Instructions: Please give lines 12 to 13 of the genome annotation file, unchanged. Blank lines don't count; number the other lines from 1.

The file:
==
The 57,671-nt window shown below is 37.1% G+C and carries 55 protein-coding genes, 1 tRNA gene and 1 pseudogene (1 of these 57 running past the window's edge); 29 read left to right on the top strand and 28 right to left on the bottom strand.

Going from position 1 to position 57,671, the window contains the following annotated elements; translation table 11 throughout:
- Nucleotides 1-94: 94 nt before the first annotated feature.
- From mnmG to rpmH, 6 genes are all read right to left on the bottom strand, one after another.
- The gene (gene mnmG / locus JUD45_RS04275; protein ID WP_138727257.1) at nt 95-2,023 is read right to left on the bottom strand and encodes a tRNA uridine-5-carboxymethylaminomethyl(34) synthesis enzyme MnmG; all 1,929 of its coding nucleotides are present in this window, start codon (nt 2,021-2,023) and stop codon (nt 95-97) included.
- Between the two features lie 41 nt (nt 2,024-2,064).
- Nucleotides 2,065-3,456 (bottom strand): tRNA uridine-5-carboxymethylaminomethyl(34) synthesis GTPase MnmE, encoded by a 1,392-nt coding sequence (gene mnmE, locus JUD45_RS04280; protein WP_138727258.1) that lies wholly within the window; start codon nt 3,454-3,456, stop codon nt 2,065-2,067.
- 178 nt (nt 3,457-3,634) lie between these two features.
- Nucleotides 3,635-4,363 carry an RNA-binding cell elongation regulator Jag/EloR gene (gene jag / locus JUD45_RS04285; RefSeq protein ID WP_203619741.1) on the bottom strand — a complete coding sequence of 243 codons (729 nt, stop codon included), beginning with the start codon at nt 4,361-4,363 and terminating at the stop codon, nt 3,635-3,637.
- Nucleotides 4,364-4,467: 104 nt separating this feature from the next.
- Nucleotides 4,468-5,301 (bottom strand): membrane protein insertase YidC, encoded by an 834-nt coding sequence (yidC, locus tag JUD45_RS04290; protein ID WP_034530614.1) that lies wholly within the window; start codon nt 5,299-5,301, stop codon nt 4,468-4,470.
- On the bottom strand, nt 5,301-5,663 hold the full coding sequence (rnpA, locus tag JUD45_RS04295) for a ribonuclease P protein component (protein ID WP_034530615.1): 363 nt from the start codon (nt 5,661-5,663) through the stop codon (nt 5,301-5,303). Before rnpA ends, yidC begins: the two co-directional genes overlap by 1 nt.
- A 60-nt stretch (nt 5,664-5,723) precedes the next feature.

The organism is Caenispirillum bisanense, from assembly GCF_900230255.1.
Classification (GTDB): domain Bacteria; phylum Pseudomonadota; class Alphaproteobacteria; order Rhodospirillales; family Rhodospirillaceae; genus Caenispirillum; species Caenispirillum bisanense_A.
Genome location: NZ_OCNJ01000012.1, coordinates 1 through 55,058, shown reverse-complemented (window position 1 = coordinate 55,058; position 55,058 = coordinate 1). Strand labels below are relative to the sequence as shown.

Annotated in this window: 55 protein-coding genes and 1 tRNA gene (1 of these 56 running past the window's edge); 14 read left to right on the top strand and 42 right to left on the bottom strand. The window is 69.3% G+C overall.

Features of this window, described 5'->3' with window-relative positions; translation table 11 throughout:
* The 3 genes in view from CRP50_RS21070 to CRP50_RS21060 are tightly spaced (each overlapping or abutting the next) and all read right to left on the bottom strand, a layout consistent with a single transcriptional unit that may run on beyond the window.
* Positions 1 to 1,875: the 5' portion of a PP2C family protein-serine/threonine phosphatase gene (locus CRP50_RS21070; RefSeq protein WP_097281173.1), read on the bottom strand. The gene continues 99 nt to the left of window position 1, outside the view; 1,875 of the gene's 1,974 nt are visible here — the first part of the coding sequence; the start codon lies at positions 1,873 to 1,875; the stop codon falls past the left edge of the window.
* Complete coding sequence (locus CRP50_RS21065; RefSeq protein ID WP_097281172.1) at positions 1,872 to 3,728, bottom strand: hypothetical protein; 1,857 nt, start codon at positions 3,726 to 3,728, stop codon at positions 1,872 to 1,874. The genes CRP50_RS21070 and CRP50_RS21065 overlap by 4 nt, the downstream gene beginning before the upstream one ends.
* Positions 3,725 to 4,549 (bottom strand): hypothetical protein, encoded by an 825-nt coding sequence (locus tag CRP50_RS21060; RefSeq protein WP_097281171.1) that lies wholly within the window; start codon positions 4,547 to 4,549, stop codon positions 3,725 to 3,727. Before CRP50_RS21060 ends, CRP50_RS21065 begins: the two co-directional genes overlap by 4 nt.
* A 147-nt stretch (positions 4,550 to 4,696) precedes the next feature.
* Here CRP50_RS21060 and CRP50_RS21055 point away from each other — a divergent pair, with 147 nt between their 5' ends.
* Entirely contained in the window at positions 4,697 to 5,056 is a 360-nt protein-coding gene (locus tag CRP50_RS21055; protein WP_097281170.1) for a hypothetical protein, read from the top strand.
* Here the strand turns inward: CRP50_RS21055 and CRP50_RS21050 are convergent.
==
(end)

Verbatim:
- On the bottom strand, nt 5,301-5,663 hold the full coding sequence (rnpA, locus tag JUD45_RS04295) for a ribonuclease P protein component (protein ID WP_034530615.1): 363 nt from the start codon (nt 5,661-5,663) through the stop codon (nt 5,301-5,303). Before rnpA ends, yidC begins: the two co-directional genes overlap by 1 nt.
- A 60-nt stretch (nt 5,664-5,723) precedes the next feature.